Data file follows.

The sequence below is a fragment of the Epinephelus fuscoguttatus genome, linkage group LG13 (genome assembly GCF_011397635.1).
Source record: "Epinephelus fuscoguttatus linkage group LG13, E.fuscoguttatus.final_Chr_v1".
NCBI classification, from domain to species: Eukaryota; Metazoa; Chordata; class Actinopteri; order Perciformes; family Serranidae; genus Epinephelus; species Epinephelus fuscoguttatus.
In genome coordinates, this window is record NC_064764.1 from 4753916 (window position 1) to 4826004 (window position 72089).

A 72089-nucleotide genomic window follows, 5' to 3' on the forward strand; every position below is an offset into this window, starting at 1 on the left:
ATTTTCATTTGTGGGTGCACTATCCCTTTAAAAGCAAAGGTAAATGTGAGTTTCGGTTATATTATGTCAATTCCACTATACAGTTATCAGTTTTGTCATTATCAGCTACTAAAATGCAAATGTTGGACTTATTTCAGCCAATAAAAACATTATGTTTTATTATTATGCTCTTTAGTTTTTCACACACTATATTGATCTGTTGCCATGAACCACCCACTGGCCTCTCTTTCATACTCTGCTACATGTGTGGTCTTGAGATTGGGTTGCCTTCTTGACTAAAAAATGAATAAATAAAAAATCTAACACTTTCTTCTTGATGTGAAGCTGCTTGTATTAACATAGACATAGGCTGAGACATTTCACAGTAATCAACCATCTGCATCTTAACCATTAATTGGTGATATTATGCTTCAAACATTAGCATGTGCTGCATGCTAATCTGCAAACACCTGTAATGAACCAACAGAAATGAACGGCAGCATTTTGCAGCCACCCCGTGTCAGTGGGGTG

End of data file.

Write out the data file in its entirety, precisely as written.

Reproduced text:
The sequence below is a fragment of the Epinephelus fuscoguttatus genome, linkage group LG13 (genome assembly GCF_011397635.1).
Source record: "Epinephelus fuscoguttatus linkage group LG13, E.fuscoguttatus.final_Chr_v1".
NCBI classification, from domain to species: Eukaryota; Metazoa; Chordata; class Actinopteri; order Perciformes; family Serranidae; genus Epinephelus; species Epinephelus fuscoguttatus.
In genome coordinates, this window is record NC_064764.1 from 4753916 (window position 1) to 4826004 (window position 72089).

A 72089-nucleotide genomic window follows, 5' to 3' on the forward strand; every position below is an offset into this window, starting at 1 on the left:
ATTTTCATTTGTGGGTGCACTATCCCTTTAAAAGCAAAGGTAAATGTGAGTTTCGGTTATATTATGTCAATTCCACTATACAGTTATCAGTTTTGTCATTATCAGCTACTAAAATGCAAATGTTGGACTTATTTCAGCCAATAAAAACATTATGTTTTATTATTATGCTCTTTAGTTTTTCACACACTATATTGATCTGTTGCCATGAACCACCCACTGGCCTCTCTTTCATACTCTGCTACATGTGTGGTCTTGAGATTGGGTTGCCTTCTTGACTAAAAAATGAATAAATAAAAAATCTAACACTTTCTTCTTGATGTGAAGCTGCTTGTATTAACATAGACATAGGCTGAGACATTTCACAGTAATCAACCATCTGCATCTTAACCATTAATTGGTGATATTATGCTTCAAACATTAGCATGTGCTGCATGCTAATCTGCAAACACCTGTAATGAACCAACAGAAATGAACGGCAGCATTTTGCAGCCACCCCGTGTCAGTGGGGTG